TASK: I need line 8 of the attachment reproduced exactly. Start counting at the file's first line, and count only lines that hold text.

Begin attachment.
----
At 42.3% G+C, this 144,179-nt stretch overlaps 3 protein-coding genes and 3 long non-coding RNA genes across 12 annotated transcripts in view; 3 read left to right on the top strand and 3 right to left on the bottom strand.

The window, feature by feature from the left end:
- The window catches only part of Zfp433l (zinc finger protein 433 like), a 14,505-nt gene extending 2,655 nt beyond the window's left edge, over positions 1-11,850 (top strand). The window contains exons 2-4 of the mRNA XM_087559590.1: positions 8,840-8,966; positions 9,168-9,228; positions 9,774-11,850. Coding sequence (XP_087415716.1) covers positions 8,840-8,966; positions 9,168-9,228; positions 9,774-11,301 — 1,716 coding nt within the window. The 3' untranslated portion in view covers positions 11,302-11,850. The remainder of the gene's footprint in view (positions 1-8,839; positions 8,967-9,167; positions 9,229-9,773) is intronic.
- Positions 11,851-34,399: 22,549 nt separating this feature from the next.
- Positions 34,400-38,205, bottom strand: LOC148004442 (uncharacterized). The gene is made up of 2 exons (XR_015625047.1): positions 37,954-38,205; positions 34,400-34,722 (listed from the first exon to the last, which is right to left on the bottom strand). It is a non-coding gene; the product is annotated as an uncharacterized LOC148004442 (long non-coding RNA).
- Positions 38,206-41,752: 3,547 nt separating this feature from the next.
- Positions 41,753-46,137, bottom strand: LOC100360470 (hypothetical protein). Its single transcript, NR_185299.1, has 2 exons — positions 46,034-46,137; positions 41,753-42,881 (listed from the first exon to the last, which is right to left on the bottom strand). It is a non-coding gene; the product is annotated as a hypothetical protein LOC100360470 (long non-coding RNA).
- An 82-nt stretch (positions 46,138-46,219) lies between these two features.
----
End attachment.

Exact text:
- An 82-nt stretch (positions 46,138-46,219) lies between these two features.